A Federal Court Strikes a Powerful Blow for Free Speech and Religious Freedom

Dec 2014
17,726
6,446
The Milky Way
Yes, exactly what the First Amendment is about.


Earlier today, the Eighth Circuit Court of Appeals upheld the constitutional order, limited the reach of expansive nondiscrimination laws, and protected a Christian couple from having to choose between their business and their conscience.

The facts of the case are simple. The plaintiffs, Carl and Angel Larsen, are videographers who create “commercials, short films, and live-event productions.” While they work with anyone of any race, sex, sexual orientation, or religion, they will not produce videos that advance viewpoints that violate their Christian beliefs. That includes videos that “contradict biblical truth; promote sexual immorality; support the destruction of unborn children; promote racism or racial division; incite violence; degrade women; or promote any conception of marriage other than as a lifelong institution between one man and one woman.”

The Larsens hoped to begin producing wedding videos, but Minnesota interpreted its human-rights act to require them to “produce both opposite-sex- and same-sex-wedding videos, or none at all.” Minnesota would also require them to produce videos that depicted “same- and opposite-sex weddings in an equally ‘positive’ light.” This raised the possibility that a gay couple who didn’t like the subjective quality of a video the Larsens produced for them could seek state sanctions based on alleged sexual-orientation discrimination.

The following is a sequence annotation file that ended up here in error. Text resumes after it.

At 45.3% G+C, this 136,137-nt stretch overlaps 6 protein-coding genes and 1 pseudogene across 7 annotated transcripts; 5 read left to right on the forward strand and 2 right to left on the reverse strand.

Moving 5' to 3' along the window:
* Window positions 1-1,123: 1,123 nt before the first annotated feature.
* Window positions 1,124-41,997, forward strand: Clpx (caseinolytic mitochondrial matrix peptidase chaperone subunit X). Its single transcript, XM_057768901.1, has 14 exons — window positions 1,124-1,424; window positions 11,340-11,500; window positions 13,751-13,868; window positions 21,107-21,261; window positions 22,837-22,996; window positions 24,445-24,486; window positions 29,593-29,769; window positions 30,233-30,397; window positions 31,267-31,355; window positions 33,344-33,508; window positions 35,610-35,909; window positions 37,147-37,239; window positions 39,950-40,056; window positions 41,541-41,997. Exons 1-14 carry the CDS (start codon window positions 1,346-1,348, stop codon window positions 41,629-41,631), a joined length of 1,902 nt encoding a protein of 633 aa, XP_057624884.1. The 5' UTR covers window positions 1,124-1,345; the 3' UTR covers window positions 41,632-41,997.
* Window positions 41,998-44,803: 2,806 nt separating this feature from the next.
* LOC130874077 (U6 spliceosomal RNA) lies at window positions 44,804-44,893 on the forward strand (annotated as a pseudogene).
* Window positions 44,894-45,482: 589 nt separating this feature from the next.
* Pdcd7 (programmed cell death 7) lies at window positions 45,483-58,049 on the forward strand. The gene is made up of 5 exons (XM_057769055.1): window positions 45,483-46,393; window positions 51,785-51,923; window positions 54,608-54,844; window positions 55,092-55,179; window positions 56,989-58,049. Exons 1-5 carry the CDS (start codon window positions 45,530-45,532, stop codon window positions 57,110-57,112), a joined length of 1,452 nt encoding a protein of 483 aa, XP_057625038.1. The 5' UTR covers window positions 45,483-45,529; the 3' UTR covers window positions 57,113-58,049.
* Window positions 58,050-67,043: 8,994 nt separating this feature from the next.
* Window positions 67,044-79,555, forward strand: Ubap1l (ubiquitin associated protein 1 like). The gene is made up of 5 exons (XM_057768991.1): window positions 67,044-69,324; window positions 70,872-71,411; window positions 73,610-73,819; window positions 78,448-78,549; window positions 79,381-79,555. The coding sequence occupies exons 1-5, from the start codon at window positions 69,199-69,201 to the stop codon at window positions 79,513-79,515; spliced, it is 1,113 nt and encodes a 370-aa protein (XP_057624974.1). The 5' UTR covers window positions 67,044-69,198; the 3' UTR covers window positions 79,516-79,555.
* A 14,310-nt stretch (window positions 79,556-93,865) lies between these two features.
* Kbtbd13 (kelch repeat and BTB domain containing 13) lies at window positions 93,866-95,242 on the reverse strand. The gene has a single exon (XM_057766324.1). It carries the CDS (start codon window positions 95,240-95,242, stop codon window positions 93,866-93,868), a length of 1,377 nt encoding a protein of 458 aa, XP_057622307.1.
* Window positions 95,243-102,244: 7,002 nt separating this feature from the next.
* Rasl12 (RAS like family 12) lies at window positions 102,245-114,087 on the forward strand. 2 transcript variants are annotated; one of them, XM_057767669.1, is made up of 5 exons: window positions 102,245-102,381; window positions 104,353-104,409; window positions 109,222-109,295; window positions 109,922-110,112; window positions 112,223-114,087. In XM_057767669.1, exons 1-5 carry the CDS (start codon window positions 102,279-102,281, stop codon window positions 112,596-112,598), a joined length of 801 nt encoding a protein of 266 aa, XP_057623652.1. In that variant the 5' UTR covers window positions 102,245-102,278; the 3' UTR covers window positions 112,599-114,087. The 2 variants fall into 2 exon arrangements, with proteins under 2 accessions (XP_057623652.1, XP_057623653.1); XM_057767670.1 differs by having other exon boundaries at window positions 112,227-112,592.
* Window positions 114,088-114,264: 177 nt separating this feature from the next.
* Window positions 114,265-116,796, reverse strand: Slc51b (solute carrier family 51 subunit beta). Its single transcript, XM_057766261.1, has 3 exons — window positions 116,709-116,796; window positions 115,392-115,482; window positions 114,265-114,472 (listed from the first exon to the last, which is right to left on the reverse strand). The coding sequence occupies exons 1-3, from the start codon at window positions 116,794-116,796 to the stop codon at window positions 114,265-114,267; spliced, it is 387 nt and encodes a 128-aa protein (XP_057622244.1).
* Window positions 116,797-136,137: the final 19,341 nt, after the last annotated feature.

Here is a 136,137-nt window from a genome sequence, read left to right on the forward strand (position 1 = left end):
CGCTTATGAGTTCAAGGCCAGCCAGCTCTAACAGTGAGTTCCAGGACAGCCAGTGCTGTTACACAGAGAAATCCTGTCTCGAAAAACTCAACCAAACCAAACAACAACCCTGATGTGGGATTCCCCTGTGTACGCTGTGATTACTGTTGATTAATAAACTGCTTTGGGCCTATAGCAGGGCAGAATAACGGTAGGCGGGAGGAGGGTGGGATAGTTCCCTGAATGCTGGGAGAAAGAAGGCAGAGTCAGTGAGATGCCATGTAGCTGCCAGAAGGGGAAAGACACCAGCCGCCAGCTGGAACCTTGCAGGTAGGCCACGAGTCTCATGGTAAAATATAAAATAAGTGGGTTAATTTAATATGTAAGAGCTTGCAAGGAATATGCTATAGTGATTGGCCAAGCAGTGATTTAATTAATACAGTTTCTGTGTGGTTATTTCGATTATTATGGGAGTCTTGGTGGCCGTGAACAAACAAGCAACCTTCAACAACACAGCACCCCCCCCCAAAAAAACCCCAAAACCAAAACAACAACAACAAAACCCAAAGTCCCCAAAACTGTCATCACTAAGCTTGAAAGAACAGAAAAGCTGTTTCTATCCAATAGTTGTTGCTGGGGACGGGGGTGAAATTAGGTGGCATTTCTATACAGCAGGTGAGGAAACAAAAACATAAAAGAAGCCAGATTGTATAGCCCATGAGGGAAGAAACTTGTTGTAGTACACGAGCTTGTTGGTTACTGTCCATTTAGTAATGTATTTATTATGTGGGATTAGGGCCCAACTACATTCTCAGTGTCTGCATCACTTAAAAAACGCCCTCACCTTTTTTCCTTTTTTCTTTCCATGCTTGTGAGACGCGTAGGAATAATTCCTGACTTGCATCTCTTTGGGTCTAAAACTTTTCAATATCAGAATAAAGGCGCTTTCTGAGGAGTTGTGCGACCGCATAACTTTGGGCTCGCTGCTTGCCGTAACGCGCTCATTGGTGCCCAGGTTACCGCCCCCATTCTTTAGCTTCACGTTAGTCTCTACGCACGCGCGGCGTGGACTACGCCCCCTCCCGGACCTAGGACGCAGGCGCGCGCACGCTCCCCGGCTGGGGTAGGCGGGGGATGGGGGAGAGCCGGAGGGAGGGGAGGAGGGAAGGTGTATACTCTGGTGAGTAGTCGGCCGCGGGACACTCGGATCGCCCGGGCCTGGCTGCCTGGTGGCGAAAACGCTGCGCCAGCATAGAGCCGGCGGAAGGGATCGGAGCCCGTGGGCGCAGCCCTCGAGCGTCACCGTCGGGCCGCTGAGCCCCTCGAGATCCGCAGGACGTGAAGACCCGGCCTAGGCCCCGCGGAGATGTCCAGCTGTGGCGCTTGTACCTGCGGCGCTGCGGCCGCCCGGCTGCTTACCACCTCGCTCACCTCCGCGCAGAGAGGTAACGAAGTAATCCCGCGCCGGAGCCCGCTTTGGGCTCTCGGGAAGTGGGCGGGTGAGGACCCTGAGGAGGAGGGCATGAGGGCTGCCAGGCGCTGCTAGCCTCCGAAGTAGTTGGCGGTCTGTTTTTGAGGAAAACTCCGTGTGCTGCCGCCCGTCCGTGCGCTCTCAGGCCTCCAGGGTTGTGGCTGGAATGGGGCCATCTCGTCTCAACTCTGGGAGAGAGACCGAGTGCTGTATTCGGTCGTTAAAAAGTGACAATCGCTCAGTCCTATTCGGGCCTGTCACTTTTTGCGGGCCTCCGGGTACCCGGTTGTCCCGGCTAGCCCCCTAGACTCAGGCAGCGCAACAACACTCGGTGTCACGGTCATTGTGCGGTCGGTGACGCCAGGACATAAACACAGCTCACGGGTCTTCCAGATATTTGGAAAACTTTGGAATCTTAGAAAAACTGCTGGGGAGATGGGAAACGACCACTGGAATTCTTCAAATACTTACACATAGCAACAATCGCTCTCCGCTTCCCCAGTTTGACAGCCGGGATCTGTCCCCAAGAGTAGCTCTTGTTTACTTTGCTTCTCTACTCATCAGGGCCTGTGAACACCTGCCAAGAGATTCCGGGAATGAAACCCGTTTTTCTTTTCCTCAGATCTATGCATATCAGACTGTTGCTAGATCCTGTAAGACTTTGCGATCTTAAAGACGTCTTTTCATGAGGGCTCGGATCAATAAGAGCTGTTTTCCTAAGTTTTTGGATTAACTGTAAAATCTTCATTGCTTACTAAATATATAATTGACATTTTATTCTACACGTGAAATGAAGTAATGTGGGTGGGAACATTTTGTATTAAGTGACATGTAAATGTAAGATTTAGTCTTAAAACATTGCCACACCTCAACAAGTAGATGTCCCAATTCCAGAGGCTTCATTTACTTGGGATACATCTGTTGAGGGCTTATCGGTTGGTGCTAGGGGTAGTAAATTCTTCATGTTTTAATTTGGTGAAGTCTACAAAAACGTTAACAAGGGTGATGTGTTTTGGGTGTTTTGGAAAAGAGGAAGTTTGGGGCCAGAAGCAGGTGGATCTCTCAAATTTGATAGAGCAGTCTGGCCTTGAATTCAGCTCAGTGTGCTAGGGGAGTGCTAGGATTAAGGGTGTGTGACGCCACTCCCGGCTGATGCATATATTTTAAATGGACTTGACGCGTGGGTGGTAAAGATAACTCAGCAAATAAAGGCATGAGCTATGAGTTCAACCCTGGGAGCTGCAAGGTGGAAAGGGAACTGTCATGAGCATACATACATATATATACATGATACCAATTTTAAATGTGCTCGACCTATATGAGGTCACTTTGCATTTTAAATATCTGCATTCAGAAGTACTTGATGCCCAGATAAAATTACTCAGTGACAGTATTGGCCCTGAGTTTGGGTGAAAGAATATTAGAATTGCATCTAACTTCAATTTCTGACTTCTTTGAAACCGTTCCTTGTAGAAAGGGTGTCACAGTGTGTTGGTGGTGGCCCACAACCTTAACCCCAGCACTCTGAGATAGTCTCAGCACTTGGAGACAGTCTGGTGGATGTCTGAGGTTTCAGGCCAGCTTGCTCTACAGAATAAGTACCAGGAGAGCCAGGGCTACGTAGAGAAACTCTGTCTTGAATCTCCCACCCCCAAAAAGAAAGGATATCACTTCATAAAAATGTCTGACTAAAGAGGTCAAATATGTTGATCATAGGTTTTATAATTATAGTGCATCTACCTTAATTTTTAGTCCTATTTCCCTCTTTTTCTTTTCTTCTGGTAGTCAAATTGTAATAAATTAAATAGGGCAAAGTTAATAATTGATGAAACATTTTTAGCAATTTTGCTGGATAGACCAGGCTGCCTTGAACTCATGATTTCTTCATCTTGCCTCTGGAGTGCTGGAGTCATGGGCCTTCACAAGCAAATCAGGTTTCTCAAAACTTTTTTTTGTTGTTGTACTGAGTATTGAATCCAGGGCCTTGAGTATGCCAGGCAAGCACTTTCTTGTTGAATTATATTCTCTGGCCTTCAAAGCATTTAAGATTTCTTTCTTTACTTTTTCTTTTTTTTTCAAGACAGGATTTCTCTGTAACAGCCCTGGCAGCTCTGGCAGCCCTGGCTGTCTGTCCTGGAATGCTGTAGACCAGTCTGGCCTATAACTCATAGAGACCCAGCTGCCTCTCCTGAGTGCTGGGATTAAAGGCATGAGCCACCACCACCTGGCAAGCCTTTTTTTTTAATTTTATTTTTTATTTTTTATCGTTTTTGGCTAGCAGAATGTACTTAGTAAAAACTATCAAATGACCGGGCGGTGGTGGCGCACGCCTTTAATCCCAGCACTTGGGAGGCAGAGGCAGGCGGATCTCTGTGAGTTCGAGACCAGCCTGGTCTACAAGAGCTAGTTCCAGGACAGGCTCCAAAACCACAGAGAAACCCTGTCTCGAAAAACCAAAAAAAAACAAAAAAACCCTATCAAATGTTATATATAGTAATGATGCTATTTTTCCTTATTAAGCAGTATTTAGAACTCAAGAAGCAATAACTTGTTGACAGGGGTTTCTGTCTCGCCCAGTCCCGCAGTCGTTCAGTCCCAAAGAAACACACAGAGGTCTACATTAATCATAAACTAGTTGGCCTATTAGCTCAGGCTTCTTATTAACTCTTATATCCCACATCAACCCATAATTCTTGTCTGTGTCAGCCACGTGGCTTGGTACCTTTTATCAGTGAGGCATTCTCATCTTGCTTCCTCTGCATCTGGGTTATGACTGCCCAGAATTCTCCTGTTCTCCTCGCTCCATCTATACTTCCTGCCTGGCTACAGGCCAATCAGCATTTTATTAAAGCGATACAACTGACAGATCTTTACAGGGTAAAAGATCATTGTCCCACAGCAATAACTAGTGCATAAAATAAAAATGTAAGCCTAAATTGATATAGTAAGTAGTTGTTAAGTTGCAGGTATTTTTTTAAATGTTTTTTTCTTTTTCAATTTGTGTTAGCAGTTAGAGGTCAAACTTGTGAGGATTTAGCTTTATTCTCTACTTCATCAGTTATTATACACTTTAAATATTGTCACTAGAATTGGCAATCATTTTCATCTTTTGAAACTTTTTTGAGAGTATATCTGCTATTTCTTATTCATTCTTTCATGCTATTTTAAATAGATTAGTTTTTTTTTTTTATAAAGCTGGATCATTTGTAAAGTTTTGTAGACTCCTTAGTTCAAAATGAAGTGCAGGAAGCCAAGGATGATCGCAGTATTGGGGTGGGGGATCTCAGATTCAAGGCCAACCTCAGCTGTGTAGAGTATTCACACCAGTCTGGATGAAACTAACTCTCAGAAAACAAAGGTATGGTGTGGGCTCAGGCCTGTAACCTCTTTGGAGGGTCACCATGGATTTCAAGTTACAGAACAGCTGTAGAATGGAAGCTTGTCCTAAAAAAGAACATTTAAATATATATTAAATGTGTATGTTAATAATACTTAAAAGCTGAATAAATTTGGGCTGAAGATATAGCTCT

With the assistance of my friends and former colleagues at the Alliance Defending Freedom, the Larsens filed suit, claiming that Minnesota’s rule would compel them to speak in support of messages they oppose. The trial court ruled in favor of the state, and the Larsens appealed.

One of the key constitutional questions of our time is whether the First Amendment will retain its supremacy and potency even as nondiscrimination rules and regulations expand in scope and reach. In this case, the Eight Circuit answered answered with an emphatic “Yes,” and it did so through a majority opinion that provided a clear roadmap for future courts and future controversies.

Judge David Stras’s majority opinion begins with a simple, obvious, but crucial conclusion. The Larsens’s wedding videos are a “form of speech that is entitled to First Amendment protection.” Though they don’t make feature films, their wedding videos would still clearly communicate a message in the same way that films do. As the court explained, their wedding videos would be designed to tell “healthy stories of sacrificial love and commitment between a man and a woman” and celebrate the “divinely ordained” marriage covenant.

Moreover, the fact that the Larsens were producing videos for profit did not diminish their constitutional protection. Documentaries make money. Feature films make money. Are they not clearly protected speech? To put it plainly, Minnesota was attempting to engage in one of the most intrusive state actions on the First Amendment. It was attempting to compel the Larsens to deliver a message they opposed.